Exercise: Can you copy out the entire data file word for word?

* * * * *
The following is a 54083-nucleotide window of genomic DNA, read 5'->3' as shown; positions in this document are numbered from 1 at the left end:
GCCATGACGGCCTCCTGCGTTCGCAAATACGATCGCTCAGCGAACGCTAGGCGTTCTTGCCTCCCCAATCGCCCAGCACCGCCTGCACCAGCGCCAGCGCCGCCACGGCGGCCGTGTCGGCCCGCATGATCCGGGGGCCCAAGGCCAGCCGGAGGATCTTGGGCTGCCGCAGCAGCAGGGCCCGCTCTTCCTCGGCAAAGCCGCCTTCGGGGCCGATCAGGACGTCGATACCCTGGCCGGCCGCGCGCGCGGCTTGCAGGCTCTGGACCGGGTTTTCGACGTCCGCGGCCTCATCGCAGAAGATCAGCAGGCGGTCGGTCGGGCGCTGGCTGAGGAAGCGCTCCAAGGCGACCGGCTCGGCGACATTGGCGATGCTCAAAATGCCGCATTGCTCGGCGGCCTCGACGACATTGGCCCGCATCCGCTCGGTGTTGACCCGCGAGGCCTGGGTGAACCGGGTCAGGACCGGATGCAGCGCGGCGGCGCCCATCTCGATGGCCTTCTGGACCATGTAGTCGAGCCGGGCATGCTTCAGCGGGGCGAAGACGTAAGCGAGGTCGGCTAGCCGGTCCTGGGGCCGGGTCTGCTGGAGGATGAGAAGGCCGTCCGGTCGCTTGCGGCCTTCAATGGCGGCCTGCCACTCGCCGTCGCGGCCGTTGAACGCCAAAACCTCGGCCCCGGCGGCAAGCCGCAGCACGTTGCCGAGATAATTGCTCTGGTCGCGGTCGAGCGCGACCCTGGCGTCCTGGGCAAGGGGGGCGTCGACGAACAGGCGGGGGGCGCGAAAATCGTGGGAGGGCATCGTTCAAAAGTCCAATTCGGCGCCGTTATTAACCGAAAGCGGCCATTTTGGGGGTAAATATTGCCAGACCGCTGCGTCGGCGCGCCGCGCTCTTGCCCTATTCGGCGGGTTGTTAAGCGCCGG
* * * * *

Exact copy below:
The following is a 54083-nucleotide window of genomic DNA, read 5'->3' as shown; positions in this document are numbered from 1 at the left end:
GCCATGACGGCCTCCTGCGTTCGCAAATACGATCGCTCAGCGAACGCTAGGCGTTCTTGCCTCCCCAATCGCCCAGCACCGCCTGCACCAGCGCCAGCGCCGCCACGGCGGCCGTGTCGGCCCGCATGATCCGGGGGCCCAAGGCCAGCCGGAGGATCTTGGGCTGCCGCAGCAGCAGGGCCCGCTCTTCCTCGGCAAAGCCGCCTTCGGGGCCGATCAGGACGTCGATACCCTGGCCGGCCGCGCGCGCGGCTTGCAGGCTCTGGACCGGGTTTTCGACGTCCGCGGCCTCATCGCAGAAGATCAGCAGGCGGTCGGTCGGGCGCTGGCTGAGGAAGCGCTCCAAGGCGACCGGCTCGGCGACATTGGCGATGCTCAAAATGCCGCATTGCTCGGCGGCCTCGACGACATTGGCCCGCATCCGCTCGGTGTTGACCCGCGAGGCCTGGGTGAACCGGGTCAGGACCGGATGCAGCGCGGCGGCGCCCATCTCGATGGCCTTCTGGACCATGTAGTCGAGCCGGGCATGCTTCAGCGGGGCGAAGACGTAAGCGAGGTCGGCTAGCCGGTCCTGGGGCCGGGTCTGCTGGAGGATGAGAAGGCCGTCCGGTCGCTTGCGGCCTTCAATGGCGGCCTGCCACTCGCCGTCGCGGCCGTTGAACGCCAAAACCTCGGCCCCGGCGGCAAGCCGCAGCACGTTGCCGAGATAATTGCTCTGGTCGCGGTCGAGCGCGACCCTGGCGTCCTGGGCAAGGGGGGCGTCGACGAACAGGCGGGGGGCGCGAAAATCGTGGGAGGGCATCGTTCAAAAGTCCAATTCGGCGCCGTTATTAACCGAAAGCGGCCATTTTGGGGGTAAATATTGCCAGACCGCTGCGTCGGCGCGCCGCGCTCTTGCCCTATTCGGCGGGTTGTTAAGCGCCGG